A Vision for a New Design Community

Long before I was vice president of AIGA Las Vegas, I had a picture in my mind of what the ideal design community would be like. In college, my design community was made up largely of my classmates, instructors and extended to art students pursuing BFAs (Baccalaureate of Fine Arts) in other disciplines. I was an undisciplined student. My instructors could attest to their displeasure at seeing me arrive late to design crits with surfboard in hand and boardshorts dripping wet.

I was studying design at the University of Hawaii at Manoa in Honolulu when I got my first impressions of what designers were like. Most of my classmates were way cool. Even the upper classmen were pretty chill and helpful. It was an instructor who came to our campus from New York that first etched an indelible impression in my mind, at least, that designers were a group of elitist stuff shirts who guffawed at others’ work as if their shit didn’t stink. She loved wearing black. I mean loved wearing black. She wore horned, black-rim spectacles that gave her this serious aura. She also had a way of speaking that made one feel smaller than a needlepoint. She stood in front of the class with statuesque poise and stoic demeanor.

“So,” I thought, “real designers must be a bunch of pricks.” That was my very real perception.

But she was a surgeon’s blade when it came to design. Ultra precise and incisive in her delivery of course curricula and even more stringent in her level of expecation for grasping the subject matter and practice of design. She wasn’t a despot. She was driven to develop her students into succesful professional designers. She was very, very, very patient with me. I admit, I was a slacker back then. But I was shaped by those years to become the designer I am today.

I’ve worked in both large and small design firms, in marketing departments of various industries, and started my own creative agency, Bureau149. I have paid my dues. Before, I was all about climbing the Golden Ladder of design. I worked tirelessly and relentlessly on hundreds of projects. Honing my talent was the epitome of my efforts. My sights were set on becoming a creative director like so many other young and naive designers.

I quickly evolved from a “surface” designer to a thinking designer. Strategy was my obsession. Good design, to me, no longer meant good image selection, well set typography, or a trendy color palette. Great design was about inspiration and original thinking. I concerned myself with how my work would exceed a client’s expectations while meeting their objectives.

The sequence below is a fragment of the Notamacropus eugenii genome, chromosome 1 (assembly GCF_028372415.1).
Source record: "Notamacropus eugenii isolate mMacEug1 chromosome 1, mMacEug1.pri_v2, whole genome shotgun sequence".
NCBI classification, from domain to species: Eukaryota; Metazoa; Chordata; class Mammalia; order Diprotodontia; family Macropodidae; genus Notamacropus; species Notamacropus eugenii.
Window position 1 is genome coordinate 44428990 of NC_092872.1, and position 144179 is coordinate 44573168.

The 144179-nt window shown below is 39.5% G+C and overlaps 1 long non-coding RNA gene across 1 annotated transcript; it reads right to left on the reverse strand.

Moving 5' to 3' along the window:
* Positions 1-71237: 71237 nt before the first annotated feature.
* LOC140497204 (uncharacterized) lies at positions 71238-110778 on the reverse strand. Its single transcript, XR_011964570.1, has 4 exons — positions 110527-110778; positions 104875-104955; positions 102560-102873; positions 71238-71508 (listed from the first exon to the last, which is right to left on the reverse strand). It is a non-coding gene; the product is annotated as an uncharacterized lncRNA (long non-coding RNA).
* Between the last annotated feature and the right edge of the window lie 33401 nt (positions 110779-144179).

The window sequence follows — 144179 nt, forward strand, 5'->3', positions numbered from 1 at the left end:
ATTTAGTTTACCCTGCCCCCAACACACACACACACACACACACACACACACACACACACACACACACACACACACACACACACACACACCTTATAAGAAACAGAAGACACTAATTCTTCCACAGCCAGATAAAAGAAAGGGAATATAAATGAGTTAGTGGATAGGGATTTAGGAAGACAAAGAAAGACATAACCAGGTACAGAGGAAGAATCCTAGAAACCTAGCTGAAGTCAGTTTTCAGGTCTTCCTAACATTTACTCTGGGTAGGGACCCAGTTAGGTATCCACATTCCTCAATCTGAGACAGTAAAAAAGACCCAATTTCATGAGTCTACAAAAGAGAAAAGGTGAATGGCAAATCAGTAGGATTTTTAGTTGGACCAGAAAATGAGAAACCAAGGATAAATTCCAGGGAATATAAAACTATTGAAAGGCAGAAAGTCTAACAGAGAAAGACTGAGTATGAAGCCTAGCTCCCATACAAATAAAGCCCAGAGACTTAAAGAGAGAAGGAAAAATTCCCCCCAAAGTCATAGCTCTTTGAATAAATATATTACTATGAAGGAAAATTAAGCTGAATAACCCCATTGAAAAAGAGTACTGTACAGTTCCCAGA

Nowadays, however, I find myself even further removed from the creative process and highly interested in shaping the standards, outcomes, and creative processes as well as tackling the issues we designers face every day — the resurgence of spec work, an anemic economy, waffling clients, design ethics and education, and the increase of competition via the Web are among the issues I study and research regularly.

Originally, I thought serving as a board member of AIGA would be the means by which I could carry out this vision. Unfortunately, the reality is that membership with AIGA is costly, and in this economy, considered by many a luxury. It also seemed there was a pervasive sentiment by those who were non-members that AIGA only served those who could afford it and that designers who were paid low salaries were completely overlooked. This seemed to be true as most of the members I’ve come across are either top-level staff or agency/studio owners. Even as vice president, I was inclined to agree.

So the seeds for Design Democracy (DD) were planted — I would take my passion for social media and the struggling design community and create a place on the Web that was free to members but would offer as many resources available to help designers with their practice, career, or business. There would be no rigid heirarchy of elected board members, no fees, no clicks, or events you couldn’t afford. The idea is simply to share, help and inspire one another through a social network. I’ve taken the burden of investing my own personal finances to run Design Democracy in order for others to have a place to come to and build relationships. One day, I’d like it to be the Cheers bar of designers. That might seem cheeky to some of you but that’s no different than what my pals of Beer ‘n Blog Las Vegas do every Thursday or what Chad Engle and the awesome crew at DCTH do (coincidentally, also on Thursday evenings).

It’s a young network and is slowly growing. I’d love to devote 24/7 of my time to it but I have a business to run and hope that designers like you will help spread the word and get others involved. I do what I can and try to make time for the community. I’m thinking of holding “office hours” on DD to engage with members.

Anyway, drop by our site. If you find a value to you, please join the community. Become a citizen. Stand up for design. Follow us on Twitter!

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